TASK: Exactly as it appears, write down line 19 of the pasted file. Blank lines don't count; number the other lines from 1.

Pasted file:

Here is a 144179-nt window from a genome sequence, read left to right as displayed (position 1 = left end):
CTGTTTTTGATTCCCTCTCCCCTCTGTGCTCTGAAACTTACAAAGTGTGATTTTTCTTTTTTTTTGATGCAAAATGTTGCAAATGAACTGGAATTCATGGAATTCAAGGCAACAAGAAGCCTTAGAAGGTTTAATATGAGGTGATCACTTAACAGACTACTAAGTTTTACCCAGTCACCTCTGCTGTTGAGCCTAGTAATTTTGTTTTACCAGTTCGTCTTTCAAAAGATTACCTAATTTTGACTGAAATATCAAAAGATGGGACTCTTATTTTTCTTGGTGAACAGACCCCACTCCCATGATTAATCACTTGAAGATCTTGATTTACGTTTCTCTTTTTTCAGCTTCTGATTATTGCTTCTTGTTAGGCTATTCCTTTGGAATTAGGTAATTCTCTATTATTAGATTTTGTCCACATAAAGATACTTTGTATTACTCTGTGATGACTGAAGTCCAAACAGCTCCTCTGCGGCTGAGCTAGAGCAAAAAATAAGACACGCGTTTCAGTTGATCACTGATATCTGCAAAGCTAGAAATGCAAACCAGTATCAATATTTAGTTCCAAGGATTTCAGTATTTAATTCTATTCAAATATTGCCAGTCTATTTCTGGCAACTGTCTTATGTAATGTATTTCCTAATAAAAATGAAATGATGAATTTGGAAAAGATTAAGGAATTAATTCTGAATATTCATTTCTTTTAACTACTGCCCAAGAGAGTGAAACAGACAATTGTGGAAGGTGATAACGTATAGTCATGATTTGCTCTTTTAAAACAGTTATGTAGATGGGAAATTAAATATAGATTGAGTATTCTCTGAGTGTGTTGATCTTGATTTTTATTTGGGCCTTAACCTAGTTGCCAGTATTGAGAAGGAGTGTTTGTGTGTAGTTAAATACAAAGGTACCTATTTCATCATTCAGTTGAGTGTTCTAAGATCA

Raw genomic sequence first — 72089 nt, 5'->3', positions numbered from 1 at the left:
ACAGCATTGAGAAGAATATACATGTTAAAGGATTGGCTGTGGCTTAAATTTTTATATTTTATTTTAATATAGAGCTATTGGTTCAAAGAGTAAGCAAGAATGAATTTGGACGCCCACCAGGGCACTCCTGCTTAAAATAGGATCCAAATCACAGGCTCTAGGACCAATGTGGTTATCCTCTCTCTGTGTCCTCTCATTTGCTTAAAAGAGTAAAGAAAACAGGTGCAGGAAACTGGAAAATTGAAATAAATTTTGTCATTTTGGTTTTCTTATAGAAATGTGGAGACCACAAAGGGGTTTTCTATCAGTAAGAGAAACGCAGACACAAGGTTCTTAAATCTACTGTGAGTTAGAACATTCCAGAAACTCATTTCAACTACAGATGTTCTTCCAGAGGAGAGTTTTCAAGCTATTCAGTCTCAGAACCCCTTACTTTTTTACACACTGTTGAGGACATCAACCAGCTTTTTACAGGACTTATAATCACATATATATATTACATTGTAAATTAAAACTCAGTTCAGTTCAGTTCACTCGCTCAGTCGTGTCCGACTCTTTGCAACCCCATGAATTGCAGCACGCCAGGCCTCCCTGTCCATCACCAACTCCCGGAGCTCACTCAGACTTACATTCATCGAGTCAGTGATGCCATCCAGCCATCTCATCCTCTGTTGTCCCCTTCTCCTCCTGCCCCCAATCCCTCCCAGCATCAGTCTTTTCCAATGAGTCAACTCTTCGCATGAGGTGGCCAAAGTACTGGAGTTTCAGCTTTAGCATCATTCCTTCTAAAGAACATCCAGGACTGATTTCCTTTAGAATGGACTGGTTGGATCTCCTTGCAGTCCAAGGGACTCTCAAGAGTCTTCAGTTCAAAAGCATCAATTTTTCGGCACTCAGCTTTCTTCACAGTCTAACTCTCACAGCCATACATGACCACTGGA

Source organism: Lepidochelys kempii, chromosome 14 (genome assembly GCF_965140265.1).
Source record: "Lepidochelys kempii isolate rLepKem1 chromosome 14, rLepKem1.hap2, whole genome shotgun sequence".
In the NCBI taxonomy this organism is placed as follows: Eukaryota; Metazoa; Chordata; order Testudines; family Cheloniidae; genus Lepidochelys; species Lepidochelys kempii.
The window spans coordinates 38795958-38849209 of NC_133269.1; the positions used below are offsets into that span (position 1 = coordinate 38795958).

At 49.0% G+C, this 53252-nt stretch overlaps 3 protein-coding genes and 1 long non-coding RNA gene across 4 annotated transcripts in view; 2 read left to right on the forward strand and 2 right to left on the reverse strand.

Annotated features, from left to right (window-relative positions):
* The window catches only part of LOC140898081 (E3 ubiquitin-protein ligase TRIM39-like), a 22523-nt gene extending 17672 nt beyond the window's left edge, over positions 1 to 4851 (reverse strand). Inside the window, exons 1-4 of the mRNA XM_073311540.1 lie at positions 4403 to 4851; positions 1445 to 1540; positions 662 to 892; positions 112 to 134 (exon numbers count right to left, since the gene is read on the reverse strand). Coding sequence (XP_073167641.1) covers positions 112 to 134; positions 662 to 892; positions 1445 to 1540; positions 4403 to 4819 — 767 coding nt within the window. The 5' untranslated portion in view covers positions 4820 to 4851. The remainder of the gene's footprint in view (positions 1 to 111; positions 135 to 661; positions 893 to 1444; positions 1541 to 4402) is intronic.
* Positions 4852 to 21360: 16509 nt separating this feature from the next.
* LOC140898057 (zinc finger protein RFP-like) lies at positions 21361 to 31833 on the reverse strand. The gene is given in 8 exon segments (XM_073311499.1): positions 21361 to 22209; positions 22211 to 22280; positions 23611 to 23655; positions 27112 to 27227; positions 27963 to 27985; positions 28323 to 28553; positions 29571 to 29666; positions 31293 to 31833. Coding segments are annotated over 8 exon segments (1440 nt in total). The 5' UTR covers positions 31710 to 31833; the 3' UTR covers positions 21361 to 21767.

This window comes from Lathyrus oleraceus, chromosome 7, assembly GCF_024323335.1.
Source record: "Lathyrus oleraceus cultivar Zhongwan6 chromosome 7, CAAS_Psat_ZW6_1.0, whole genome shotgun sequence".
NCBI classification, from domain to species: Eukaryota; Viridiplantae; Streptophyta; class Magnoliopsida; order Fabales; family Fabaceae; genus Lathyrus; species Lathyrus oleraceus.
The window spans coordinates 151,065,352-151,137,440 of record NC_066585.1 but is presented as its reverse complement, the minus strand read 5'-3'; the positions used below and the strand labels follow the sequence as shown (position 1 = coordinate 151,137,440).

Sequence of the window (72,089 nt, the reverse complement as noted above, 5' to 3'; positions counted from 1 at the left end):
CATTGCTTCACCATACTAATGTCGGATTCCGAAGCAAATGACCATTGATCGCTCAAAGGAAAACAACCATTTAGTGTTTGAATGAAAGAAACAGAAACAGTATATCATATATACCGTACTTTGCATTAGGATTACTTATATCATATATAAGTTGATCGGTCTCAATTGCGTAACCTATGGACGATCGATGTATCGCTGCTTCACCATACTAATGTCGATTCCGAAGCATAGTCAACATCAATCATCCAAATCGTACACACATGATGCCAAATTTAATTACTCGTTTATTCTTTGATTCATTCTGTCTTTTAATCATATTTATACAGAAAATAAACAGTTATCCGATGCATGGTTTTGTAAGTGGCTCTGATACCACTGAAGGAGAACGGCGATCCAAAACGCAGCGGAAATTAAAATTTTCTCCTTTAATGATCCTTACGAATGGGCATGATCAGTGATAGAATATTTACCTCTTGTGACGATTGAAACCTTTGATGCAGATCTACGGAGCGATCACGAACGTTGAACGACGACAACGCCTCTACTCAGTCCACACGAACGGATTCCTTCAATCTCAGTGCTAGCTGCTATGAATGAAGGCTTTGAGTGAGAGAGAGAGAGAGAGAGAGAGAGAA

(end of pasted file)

CATTGCTTCACCATACTAATGTCGGATTCCGAAGCAAATGACCATTGATCGCTCAAAGGAAAACAACCATTTAGTGTTTGAATGAAAGAAACAGAAACAGTATATCATATATACCGTACTTTGCATTAGGATTACTTATATCATATATAAGTTGATCGGTCTCAATTGCGTAACCTATGGACGATCGATGTATCGCTGCTTCACCATACTAATGTCGATTCCGAAGCATAGTCAACATCAATCATCCAAATCGTACACACATGATGCCAAATTTAATTACTCGTTTATTCTTTGATTCATTCTGTCTTTTAATCATATTTATACAGAAAATAAACAGTTATCCGATGCATGGTTTTGTAAGTGGCTCTGATACCACTGAAGGAGAACGGCGATCCAAAACGCAGCGGAAATTAAAATTTTCTCCTTTAATGATCCTTACGAATGGGCATGATCAGTGATAGAATATTTACCTCTTGTGACGATTGAAACCTTTGATGCAGATCTACGGAGCGATCACGAACGTTGAACGACGACAACGCCTCTACTCAGTCCACACGAACGGATTCCTTCAATCTCAGTGCTAGCTGCTATGAATGAAGGCTTTGAGTGAGAGAGAGAGAGAGAGAGAGAGAGAA